HOTLINE - week of March 28, 2011

CWS providing emergency response in Japan; Advocacy conference inspires faith community; Conference examines Moldova water supply.

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Volunteers from Peace Boat, a Japan-based relief group, move food and other supplies made possible with CWS support.
Photo: Takeshi Komino/CWS

CWS upgrades Japan response

In Tokyo, CWS Asia/Pacific’s head of emergencies, Takeshi Komino describes a dire post-disaster scene. “Survivors that I interviewed echoed the same point: that relief efforts reported in the media are not consistently reaching them… the future is unforeseen for them, and they really do need our help.”

Komino notes that CWS partner agencies already have volunteers in the field who are playing “a key role in identifying needs and matching them with supply.”

One newly identified focus for CWS assistance involves a medical component and psychosocial care. Partnering with the Japan Platform, CWS will provide medical care including stationary and mobile medical units to assist at least 7,500 people. CWS will also provide basic hygiene items, temporary toilets and communications services to those displaced by the disaster, many of whom are now reportedly suffering from influenza and diarrhea.

Japan -- Families search for the names of loved ones on a list of those missing or confirmed dead. As of March 27, about 17,000 people are still missing. Almost 10,500 have died, and thousands more are injured.
Photo: Takeshi  Komino/CWS

With OXFAM Japan, CWS is securing counseling services and safe, private spaces for 1,500 displaced pregnant women and mothers with young children living in crowded evacuation sites. CWS is also partnering with Peace Boat, Civic Force and Japan Lutheran Emergency Relief to distribute food, water, hygiene items, clothing and fuel to at least 10,000 individuals.  
CWS-supported assistance began on March 21, 2011, and will continue through September.

Contributions to support CWS emergency response efforts in Japan may be made online, sent to your denomination or to CWS.  Or, text CWS to 50555 to give $10.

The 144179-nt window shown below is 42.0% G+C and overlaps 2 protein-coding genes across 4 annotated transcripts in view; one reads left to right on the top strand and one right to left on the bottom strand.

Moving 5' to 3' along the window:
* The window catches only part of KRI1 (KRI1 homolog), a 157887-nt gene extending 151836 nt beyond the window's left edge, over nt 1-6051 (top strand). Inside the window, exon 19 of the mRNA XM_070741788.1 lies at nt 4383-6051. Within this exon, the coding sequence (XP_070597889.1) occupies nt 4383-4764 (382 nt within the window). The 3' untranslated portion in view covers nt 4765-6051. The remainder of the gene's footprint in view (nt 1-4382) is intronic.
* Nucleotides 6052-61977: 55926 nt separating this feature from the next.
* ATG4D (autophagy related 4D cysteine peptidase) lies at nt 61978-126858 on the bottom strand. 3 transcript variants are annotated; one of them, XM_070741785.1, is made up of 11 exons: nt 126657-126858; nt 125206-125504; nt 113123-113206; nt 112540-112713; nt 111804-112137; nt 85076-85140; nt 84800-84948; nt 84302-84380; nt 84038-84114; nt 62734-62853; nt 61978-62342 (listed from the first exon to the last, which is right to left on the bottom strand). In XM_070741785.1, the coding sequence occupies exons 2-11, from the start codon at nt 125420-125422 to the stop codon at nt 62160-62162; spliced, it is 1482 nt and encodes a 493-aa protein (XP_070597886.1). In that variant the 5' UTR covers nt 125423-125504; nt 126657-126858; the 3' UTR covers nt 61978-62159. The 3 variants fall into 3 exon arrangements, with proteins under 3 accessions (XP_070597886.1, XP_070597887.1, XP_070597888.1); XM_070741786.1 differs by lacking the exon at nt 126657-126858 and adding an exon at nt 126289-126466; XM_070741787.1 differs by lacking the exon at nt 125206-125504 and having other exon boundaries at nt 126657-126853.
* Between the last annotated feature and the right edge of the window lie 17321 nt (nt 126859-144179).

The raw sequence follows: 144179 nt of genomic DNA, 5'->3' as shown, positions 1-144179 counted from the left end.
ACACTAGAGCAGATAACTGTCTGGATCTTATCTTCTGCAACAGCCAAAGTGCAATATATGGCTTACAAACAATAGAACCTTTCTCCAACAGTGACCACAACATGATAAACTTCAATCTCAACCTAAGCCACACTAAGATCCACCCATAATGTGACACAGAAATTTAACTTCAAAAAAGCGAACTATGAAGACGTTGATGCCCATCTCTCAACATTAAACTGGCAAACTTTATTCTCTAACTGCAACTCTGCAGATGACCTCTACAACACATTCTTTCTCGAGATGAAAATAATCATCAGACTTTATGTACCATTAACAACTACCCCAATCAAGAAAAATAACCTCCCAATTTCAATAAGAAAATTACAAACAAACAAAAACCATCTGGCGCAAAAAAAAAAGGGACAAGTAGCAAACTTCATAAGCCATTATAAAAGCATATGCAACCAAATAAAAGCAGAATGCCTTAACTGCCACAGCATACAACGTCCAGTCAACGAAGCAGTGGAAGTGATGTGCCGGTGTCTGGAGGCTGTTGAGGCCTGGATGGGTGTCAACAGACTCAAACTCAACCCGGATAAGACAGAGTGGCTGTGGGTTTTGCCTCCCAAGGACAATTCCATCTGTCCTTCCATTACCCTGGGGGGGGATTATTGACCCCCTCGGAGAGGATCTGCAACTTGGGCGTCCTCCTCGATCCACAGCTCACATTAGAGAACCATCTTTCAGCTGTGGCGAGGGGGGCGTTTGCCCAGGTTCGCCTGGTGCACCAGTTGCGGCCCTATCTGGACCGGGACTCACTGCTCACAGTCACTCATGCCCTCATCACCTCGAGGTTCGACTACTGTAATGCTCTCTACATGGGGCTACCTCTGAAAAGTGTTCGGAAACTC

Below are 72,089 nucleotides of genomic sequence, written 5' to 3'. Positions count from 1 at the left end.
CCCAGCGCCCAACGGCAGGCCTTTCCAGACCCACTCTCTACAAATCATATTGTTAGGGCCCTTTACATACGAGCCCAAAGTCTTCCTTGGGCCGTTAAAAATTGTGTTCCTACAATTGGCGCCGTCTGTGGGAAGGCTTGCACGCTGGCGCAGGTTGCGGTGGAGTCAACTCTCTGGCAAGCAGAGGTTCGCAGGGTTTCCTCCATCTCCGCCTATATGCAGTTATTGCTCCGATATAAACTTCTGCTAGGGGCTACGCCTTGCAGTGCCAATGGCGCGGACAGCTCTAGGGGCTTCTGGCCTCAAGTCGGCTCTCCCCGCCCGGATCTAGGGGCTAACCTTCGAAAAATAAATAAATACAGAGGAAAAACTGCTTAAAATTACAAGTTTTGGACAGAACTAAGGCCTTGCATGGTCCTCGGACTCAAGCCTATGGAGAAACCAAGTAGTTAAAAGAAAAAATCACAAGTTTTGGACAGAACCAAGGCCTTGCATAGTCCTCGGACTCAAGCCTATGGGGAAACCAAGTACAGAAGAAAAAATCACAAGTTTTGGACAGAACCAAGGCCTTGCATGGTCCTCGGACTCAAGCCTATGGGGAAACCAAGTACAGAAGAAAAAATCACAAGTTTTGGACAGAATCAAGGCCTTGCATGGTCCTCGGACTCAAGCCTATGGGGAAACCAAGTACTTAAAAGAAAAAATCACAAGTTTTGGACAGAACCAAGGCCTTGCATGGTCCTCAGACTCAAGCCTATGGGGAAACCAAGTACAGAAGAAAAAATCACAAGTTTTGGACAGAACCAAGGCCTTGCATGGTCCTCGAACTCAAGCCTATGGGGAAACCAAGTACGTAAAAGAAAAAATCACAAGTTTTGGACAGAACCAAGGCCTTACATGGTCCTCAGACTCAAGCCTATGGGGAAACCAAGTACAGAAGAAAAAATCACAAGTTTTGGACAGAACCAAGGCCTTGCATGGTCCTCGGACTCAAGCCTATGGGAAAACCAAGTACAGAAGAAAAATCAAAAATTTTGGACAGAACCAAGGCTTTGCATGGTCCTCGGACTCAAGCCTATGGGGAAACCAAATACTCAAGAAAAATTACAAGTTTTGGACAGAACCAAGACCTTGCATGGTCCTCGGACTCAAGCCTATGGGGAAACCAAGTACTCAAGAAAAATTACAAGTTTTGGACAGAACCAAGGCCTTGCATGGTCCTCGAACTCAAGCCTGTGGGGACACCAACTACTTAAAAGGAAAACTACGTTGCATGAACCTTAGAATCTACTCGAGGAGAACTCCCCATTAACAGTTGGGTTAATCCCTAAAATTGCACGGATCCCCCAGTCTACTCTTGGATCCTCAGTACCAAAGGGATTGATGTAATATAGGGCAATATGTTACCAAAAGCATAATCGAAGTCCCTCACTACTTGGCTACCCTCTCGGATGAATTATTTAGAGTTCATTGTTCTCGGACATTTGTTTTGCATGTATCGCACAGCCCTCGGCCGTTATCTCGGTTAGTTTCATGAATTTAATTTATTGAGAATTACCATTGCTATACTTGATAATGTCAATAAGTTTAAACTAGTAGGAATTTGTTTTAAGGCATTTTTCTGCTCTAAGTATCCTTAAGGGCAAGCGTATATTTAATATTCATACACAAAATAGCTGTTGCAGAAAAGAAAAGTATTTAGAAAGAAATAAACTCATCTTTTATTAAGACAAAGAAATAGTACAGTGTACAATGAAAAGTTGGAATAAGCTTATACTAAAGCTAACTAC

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Advocacy conference inspires faith community to speak out

More than 700 policy and advocacy experts, theologians, congressional aides, faith leaders and grassroots activists gathered near Washington, D.C., for Ecumenical Advocacy Days (March 25 – 28). The conference, sponsored by CWS and the National Council of Churches, is designed to “help people understand not just why we must make our voices heard but also how to do it effectively," said CWS Executive Director and CEO John L. McCullough.  

This year's event, with the theme "Development, Security and Economic Justice: What's Gender Got to Do With It?" featured nearly 50 workshops focusing on domestic and international issues that affect women, who bear a disproportionate burden of poverty throughout the world.  

Though it is sometimes years – or decades – before activists see their efforts succeed, this year’s participants had at least one victory to celebrate. In January, after six years of lobbying, the ecumenical community’s efforts paid off, as President Obama announced he would restore the national churches' freedom to travel to Cuba to meet with and support partner churches there.


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Conference examines Moldova water supply

This past week, CWS co-sponsored a major conference in Chisinau, Moldova --  “Implementation of the Human Right to Water and Sanitation in Moldova.” 

"Access to clean water is one of the main problems facing the Moldovan population," says Dr. Vitali Vorona, CWS regional representative for Europe. Moldova's water supply and sewer systems have degraded to the point that "up to 45 percent of the population uses drinking water that does not comply with sanitary standards," according to Vorona.  For more on this story, visit

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